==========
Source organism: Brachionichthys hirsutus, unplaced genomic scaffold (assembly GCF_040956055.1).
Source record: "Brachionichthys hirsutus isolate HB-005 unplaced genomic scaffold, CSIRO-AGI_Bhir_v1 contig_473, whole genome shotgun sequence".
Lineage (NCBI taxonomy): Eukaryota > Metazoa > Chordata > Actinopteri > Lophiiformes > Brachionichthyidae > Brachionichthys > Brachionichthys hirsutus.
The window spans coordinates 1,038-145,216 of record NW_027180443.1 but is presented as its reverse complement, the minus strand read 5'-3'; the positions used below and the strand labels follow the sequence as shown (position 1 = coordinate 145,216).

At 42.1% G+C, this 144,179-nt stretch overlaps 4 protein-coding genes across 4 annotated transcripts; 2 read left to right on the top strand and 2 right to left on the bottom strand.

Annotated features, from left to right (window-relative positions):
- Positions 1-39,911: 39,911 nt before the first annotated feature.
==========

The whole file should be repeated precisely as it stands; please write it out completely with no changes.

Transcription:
Source organism: Brachionichthys hirsutus, unplaced genomic scaffold (assembly GCF_040956055.1).
Source record: "Brachionichthys hirsutus isolate HB-005 unplaced genomic scaffold, CSIRO-AGI_Bhir_v1 contig_473, whole genome shotgun sequence".
Lineage (NCBI taxonomy): Eukaryota > Metazoa > Chordata > Actinopteri > Lophiiformes > Brachionichthyidae > Brachionichthys > Brachionichthys hirsutus.
The window spans coordinates 1,038-145,216 of record NW_027180443.1 but is presented as its reverse complement, the minus strand read 5'-3'; the positions used below and the strand labels follow the sequence as shown (position 1 = coordinate 145,216).

At 42.1% G+C, this 144,179-nt stretch overlaps 4 protein-coding genes across 4 annotated transcripts; 2 read left to right on the top strand and 2 right to left on the bottom strand.

Annotated features, from left to right (window-relative positions):
- Positions 1-39,911: 39,911 nt before the first annotated feature.